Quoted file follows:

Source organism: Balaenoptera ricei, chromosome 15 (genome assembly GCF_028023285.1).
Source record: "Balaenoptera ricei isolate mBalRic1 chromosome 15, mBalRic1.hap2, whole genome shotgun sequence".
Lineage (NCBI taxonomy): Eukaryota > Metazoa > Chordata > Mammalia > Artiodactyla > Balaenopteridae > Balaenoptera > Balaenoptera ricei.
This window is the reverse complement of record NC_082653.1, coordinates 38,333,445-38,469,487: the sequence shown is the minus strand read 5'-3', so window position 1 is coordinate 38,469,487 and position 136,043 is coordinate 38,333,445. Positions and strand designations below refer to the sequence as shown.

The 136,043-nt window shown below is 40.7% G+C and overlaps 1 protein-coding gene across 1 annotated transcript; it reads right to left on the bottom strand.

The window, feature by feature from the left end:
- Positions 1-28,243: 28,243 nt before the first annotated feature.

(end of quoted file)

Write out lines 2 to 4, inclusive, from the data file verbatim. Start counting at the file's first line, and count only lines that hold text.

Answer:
Source record: "Balaenoptera ricei isolate mBalRic1 chromosome 15, mBalRic1.hap2, whole genome shotgun sequence".
Lineage (NCBI taxonomy): Eukaryota > Metazoa > Chordata > Mammalia > Artiodactyla > Balaenopteridae > Balaenoptera > Balaenoptera ricei.
This window is the reverse complement of record NC_082653.1, coordinates 38,333,445-38,469,487: the sequence shown is the minus strand read 5'-3', so window position 1 is coordinate 38,469,487 and position 136,043 is coordinate 38,333,445. Positions and strand designations below refer to the sequence as shown.